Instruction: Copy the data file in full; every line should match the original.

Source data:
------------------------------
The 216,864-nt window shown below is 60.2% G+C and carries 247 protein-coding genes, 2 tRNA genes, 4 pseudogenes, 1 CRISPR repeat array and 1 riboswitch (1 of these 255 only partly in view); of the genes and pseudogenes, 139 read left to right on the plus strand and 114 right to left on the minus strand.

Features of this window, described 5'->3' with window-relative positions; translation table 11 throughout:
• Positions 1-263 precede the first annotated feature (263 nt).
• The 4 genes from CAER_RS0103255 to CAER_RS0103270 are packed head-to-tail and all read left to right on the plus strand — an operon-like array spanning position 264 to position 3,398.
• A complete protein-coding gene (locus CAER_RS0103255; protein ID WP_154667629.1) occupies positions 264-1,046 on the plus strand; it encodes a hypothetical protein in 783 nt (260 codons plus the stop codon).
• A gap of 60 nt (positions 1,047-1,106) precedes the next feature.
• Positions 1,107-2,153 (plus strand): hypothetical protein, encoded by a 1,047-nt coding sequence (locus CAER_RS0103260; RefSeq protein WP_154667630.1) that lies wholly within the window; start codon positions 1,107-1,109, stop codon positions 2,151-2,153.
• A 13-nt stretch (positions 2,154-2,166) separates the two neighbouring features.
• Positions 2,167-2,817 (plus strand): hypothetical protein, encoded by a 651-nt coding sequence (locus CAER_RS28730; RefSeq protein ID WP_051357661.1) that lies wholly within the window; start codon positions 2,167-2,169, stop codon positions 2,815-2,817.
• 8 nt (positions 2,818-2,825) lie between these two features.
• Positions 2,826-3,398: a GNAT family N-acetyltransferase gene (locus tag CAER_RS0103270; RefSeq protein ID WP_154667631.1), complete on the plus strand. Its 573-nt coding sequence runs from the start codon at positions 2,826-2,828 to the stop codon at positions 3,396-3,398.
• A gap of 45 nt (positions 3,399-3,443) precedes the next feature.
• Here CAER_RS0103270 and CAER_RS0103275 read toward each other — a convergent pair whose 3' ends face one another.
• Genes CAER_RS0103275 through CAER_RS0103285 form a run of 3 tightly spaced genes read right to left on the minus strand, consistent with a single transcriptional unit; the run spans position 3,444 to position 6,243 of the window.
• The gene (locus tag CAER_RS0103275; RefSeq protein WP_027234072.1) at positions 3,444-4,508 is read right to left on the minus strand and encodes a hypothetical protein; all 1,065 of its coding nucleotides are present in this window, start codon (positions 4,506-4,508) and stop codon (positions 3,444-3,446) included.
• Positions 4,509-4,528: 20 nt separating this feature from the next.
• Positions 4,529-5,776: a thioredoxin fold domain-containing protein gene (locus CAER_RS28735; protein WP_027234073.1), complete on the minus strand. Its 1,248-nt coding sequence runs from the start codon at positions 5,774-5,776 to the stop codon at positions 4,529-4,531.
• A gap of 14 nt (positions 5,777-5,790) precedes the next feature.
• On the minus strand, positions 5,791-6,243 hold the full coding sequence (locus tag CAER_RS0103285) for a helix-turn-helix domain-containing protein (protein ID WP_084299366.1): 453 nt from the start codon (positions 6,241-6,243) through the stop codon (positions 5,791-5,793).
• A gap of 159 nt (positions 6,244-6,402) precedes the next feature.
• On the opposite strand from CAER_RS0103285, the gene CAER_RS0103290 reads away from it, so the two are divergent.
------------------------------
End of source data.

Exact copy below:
The 216,864-nt window shown below is 60.2% G+C and carries 247 protein-coding genes, 2 tRNA genes, 4 pseudogenes, 1 CRISPR repeat array and 1 riboswitch (1 of these 255 only partly in view); of the genes and pseudogenes, 139 read left to right on the plus strand and 114 right to left on the minus strand.

Features of this window, described 5'->3' with window-relative positions; translation table 11 throughout:
• Positions 1-263 precede the first annotated feature (263 nt).
• The 4 genes from CAER_RS0103255 to CAER_RS0103270 are packed head-to-tail and all read left to right on the plus strand — an operon-like array spanning position 264 to position 3,398.
• A complete protein-coding gene (locus CAER_RS0103255; protein ID WP_154667629.1) occupies positions 264-1,046 on the plus strand; it encodes a hypothetical protein in 783 nt (260 codons plus the stop codon).
• A gap of 60 nt (positions 1,047-1,106) precedes the next feature.
• Positions 1,107-2,153 (plus strand): hypothetical protein, encoded by a 1,047-nt coding sequence (locus CAER_RS0103260; RefSeq protein WP_154667630.1) that lies wholly within the window; start codon positions 1,107-1,109, stop codon positions 2,151-2,153.
• A 13-nt stretch (positions 2,154-2,166) separates the two neighbouring features.
• Positions 2,167-2,817 (plus strand): hypothetical protein, encoded by a 651-nt coding sequence (locus CAER_RS28730; RefSeq protein ID WP_051357661.1) that lies wholly within the window; start codon positions 2,167-2,169, stop codon positions 2,815-2,817.
• 8 nt (positions 2,818-2,825) lie between these two features.
• Positions 2,826-3,398: a GNAT family N-acetyltransferase gene (locus tag CAER_RS0103270; RefSeq protein ID WP_154667631.1), complete on the plus strand. Its 573-nt coding sequence runs from the start codon at positions 2,826-2,828 to the stop codon at positions 3,396-3,398.
• A gap of 45 nt (positions 3,399-3,443) precedes the next feature.
• Here CAER_RS0103270 and CAER_RS0103275 read toward each other — a convergent pair whose 3' ends face one another.
• Genes CAER_RS0103275 through CAER_RS0103285 form a run of 3 tightly spaced genes read right to left on the minus strand, consistent with a single transcriptional unit; the run spans position 3,444 to position 6,243 of the window.
• The gene (locus tag CAER_RS0103275; RefSeq protein WP_027234072.1) at positions 3,444-4,508 is read right to left on the minus strand and encodes a hypothetical protein; all 1,065 of its coding nucleotides are present in this window, start codon (positions 4,506-4,508) and stop codon (positions 3,444-3,446) included.
• Positions 4,509-4,528: 20 nt separating this feature from the next.
• Positions 4,529-5,776: a thioredoxin fold domain-containing protein gene (locus CAER_RS28735; protein WP_027234073.1), complete on the minus strand. Its 1,248-nt coding sequence runs from the start codon at positions 5,774-5,776 to the stop codon at positions 4,529-4,531.
• A gap of 14 nt (positions 5,777-5,790) precedes the next feature.
• On the minus strand, positions 5,791-6,243 hold the full coding sequence (locus tag CAER_RS0103285) for a helix-turn-helix domain-containing protein (protein ID WP_084299366.1): 453 nt from the start codon (positions 6,241-6,243) through the stop codon (positions 5,791-5,793).
• A gap of 159 nt (positions 6,244-6,402) precedes the next feature.
• On the opposite strand from CAER_RS0103285, the gene CAER_RS0103290 reads away from it, so the two are divergent.